So you go through the whole rigmarole again, only to be told, when all the checks are done, that KLM will not be handing any money back, and that you can accept a “non-refundable voucher valid for 12 months”.

“But I don’t want a voucher, I want my money back.”

No dice. If it’s actual money you want back, they told me, actual money like the actual money you gave us ONLY 24 HOURS AGO, we might be able to hand you back the taxes. A pittance in other words. Your ticket is non-refundable. Which is where we came in.

“But YOU cancelled the flight.”

That was immaterial. As was the fact that they had already refunded me another, equally “non refundable” ticket, and had even sent me a receipt for doing so. Ah no, came back the convoluted explanation for the impossibility of a refund. That was just a receipt of your claim being submitted. Not of the money actually being sent back.

Which was just patent balls. “We are pleased to inform you that the refunded amount will be credited to your account as soon as possible,” reads the receipt.

At which point I had no other option other than to believe that they were simply trying it on, effectively challenging me to go scale a vast bureaucratic mountain to get my money back, or cave. And betting that I would cave. It was like a telephonic version of a chicken.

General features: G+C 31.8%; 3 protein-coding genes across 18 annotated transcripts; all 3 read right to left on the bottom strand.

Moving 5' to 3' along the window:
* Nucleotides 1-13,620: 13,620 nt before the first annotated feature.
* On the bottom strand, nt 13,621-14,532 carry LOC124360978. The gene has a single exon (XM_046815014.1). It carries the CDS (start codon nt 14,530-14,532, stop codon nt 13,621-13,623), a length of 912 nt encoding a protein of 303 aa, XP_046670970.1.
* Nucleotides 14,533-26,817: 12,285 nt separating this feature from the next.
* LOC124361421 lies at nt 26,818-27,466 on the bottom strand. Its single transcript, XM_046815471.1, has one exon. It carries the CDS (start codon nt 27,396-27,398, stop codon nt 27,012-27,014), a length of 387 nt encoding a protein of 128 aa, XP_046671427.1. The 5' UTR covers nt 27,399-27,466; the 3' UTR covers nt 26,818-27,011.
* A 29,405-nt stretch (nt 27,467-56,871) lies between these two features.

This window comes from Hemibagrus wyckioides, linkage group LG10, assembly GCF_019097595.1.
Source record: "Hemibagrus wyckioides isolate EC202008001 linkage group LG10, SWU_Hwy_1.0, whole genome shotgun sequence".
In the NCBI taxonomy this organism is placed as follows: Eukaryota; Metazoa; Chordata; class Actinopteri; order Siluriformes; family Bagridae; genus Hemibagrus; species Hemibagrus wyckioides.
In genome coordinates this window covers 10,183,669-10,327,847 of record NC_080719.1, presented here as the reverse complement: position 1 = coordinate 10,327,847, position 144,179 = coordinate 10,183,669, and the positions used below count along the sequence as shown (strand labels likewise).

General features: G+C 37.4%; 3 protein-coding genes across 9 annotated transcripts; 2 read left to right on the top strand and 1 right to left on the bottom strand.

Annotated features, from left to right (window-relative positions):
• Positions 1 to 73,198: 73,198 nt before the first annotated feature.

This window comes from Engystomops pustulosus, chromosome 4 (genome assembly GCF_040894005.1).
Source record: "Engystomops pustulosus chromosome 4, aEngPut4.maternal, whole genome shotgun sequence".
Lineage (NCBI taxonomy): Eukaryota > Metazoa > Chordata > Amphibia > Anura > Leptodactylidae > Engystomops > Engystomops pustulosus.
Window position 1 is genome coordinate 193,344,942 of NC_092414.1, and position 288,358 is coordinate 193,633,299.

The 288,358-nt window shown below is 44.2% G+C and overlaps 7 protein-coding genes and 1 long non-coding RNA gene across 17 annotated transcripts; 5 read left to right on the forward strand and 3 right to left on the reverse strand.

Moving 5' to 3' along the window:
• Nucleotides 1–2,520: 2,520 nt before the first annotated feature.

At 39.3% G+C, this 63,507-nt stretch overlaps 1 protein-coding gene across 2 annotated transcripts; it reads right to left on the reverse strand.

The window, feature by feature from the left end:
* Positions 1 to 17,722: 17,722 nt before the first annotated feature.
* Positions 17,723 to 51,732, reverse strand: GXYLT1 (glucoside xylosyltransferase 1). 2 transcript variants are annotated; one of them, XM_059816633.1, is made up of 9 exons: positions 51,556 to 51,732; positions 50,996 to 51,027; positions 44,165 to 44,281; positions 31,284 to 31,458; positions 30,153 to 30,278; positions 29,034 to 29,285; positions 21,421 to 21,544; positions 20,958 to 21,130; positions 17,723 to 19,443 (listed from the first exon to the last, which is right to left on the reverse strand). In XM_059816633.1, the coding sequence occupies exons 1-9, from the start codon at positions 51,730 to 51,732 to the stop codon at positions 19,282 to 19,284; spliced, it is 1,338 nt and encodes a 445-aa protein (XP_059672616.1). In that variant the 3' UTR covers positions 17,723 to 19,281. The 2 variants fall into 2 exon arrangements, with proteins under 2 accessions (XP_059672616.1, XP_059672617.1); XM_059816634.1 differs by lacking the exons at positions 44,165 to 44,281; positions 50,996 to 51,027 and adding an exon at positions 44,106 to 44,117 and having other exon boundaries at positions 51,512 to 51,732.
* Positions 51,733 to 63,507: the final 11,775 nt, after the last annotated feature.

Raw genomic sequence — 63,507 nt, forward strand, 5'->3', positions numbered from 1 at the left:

The ghastly thing is that I might well have caved. Despite the clear and unequivocal language from Citizens Advice: “If your flight is cancelled you have the legal right to … a full refund”. And from money saving expert Martin Lewis: “When a flight is cancelled, however long before it was due to take off, you have a right to choose between EITHER a refund for the flight that was cancelled, OR an alternative flight to your destination.”

But it is terrifying how quickly, in the face of powerlessness, rage melts into mute compliance. I can only guess how many readers, having been driven mad by airlines relentlessly cancelling flights and trying the same stonewalling tactics as KLM, have found their energy sapped and themselves giving in.

Only because I have the good fortune to know that I could write this piece did I not give up. So as the customer service staffer told me again and again to accept the voucher, I eventually said no, I would not. And put the phone down. In doing so, had I not been a journalist, I doubtless would also have said goodbye to my cash.

This at a moment when airlines are surely desperate to rekindle a relationship of trust and comfort with their customers. Nothing could be further from the reality. It might be understandable that, struggling to recover post-Covid, they have to chop and change their schedules. But if flights are routinely cancelled, they must make it a matter of routine for customers to recoup their cash. Not a voucher. Not an alternative flight at the crack of doom. But cash.

Rant over.

KLM have been contacted by the Telegraph for their comments but at the time of going to press were yet to respond

Read more: Everything you need to know and do if your flight has been delayed or cancelled